Last weekend we attended a fall party. I arrived late, with our younger son who took a nap when the party was getting started. My husband met me at the car.
“Older son has a mark on his face. He didn’t even notice when it happened. I didn’t want you to worry, he’s totally fine.” The injury had occurred within the rented bouncy house that was on the front lawn. Kids were still squealing and squashing each other in the plastic and mesh of the bouncy house as I found my way to the backyard. Parents called out words of caution every now and then, knowing that their words were lost on those who were squealing.
I searched the party for my son and found him with his best friend, digging beneath some trees. It was the ideal hideout. Similar to those I imagined as a young girl, when I read Bridge to Terabithia. They peered out at me, an adult invader, coming into their kingdom.
“You all right?” I asked. He did indeed have a mark below his right eye and it seemed somewhat puffy. But he was happy and said it didn’t hurt. I tried to appear laissez faire about it — not wanting to appear the panicky mommy. We stayed at the party a few more hours. He returned to the bouncy house several times, each time I was on the other side of the mesh walls, following his every move and scanning the other kids to see if they were overly rough or physical. If need be, I told myself, I would scramble into that house and remove any offenders.
Since last week his eye has turned black and blue. His pre-school teacher immediately asked my husband what happened when he took him to school on Monday. Neighbors on Halloween asked us if it was part of his costume or not. There’s no mistaking that he’s got “a bruiser.”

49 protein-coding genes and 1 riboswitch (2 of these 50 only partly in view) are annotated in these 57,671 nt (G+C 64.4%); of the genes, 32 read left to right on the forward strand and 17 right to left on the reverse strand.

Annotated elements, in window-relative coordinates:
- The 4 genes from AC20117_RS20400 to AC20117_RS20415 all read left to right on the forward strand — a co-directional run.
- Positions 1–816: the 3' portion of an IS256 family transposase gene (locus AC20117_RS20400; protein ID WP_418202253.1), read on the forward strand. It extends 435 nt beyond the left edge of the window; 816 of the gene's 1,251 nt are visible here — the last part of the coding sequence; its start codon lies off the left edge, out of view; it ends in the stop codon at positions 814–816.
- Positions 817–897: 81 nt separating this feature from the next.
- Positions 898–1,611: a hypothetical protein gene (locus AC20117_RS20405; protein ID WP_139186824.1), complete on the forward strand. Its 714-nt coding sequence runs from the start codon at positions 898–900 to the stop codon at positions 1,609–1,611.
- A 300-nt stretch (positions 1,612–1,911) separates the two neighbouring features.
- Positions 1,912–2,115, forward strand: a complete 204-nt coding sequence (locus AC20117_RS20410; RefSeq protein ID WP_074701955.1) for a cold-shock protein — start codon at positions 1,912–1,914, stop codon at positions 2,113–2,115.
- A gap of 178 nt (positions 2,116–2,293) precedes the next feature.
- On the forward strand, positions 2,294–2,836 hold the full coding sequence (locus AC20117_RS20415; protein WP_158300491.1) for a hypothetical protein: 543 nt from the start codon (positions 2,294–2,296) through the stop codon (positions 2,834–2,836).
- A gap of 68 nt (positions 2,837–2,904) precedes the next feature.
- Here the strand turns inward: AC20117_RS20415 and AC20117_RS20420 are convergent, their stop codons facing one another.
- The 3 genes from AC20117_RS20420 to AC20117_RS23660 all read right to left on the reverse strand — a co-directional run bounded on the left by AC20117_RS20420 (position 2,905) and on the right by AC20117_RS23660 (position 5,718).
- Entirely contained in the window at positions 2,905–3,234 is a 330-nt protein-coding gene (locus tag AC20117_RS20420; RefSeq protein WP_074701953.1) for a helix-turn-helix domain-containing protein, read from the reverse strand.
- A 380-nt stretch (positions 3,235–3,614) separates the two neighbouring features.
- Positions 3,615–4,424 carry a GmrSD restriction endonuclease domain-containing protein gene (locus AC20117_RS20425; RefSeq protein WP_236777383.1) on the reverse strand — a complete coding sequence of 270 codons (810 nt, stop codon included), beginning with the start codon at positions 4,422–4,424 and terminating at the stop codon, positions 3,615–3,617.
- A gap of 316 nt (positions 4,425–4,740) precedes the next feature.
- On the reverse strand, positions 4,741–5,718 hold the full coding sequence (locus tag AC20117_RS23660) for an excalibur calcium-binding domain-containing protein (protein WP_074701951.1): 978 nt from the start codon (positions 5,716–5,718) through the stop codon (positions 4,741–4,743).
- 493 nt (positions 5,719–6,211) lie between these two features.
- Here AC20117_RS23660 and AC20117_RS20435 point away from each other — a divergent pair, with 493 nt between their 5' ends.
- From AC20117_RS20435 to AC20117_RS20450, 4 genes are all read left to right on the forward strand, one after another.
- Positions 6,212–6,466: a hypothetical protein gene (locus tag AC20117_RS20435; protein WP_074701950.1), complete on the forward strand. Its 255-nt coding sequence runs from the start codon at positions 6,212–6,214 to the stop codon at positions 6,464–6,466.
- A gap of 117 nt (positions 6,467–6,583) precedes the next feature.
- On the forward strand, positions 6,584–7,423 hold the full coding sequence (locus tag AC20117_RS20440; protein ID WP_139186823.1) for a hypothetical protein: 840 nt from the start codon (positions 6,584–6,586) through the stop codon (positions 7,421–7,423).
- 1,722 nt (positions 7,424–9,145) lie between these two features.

As the mother of two boys, I know there will be many more black eyes. Just tonight my older son was launching himself from one end of the sofa to the other, without a care in the world. One nickname we have for his younger brother is “Rough and Tumble” — he, too, seems focused on barreling through any barriers he finds. I try to caution them in these moments, but also don’t want to raise two boys who are afraid to try new things, or to push themselves physically. I seek some balance — tell him no more couch jumping, but let him stand on a wooden stool to reach the high back of another chair. My rationale doesn’t ring true even in my own mind; it’s not long before he will challenge me on my cautionary advice, I’m sure.
I want to protect both of my sons from the bruises — inside and out — that will surely come as they continue to mature. In reality while this black eye is difficult for me to look at without wincing, I know that it will be even more difficult to be alongside my sons as they navigate broken hearts, failed friendships and the disappointments that life can present. Someday I know I’ll long for the days of the bouncy house when the wounds are more easily healed.